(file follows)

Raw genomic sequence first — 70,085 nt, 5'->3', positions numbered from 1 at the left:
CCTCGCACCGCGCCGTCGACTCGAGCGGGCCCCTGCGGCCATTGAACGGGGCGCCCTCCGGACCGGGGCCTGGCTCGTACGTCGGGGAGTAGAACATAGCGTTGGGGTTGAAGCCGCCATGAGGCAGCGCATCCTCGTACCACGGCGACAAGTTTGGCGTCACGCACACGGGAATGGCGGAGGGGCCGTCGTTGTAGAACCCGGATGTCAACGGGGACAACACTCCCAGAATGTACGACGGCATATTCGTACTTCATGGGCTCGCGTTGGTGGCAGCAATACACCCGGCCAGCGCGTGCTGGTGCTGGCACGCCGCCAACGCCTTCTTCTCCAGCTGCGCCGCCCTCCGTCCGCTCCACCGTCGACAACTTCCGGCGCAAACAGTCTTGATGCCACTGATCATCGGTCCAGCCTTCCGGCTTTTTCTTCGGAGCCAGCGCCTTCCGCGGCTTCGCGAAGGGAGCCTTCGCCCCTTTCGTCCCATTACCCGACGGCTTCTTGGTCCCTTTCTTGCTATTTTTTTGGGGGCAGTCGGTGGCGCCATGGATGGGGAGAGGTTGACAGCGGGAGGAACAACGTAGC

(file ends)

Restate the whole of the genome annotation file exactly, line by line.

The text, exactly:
Raw genomic sequence first — 70,085 nt, 5'->3', positions numbered from 1 at the left:
CCTCGCACCGCGCCGTCGACTCGAGCGGGCCCCTGCGGCCATTGAACGGGGCGCCCTCCGGACCGGGGCCTGGCTCGTACGTCGGGGAGTAGAACATAGCGTTGGGGTTGAAGCCGCCATGAGGCAGCGCATCCTCGTACCACGGCGACAAGTTTGGCGTCACGCACACGGGAATGGCGGAGGGGCCGTCGTTGTAGAACCCGGATGTCAACGGGGACAACACTCCCAGAATGTACGACGGCATATTCGTACTTCATGGGCTCGCGTTGGTGGCAGCAATACACCCGGCCAGCGCGTGCTGGTGCTGGCACGCCGCCAACGCCTTCTTCTCCAGCTGCGCCGCCCTCCGTCCGCTCCACCGTCGACAACTTCCGGCGCAAACAGTCTTGATGCCACTGATCATCGGTCCAGCCTTCCGGCTTTTTCTTCGGAGCCAGCGCCTTCCGCGGCTTCGCGAAGGGAGCCTTCGCCCCTTTCGTCCCATTACCCGACGGCTTCTTGGTCCCTTTCTTGCTATTTTTTTGGGGGCAGTCGGTGGCGCCATGGATGGGGAGAGGTTGACAGCGGGAGGAACAACGTAGC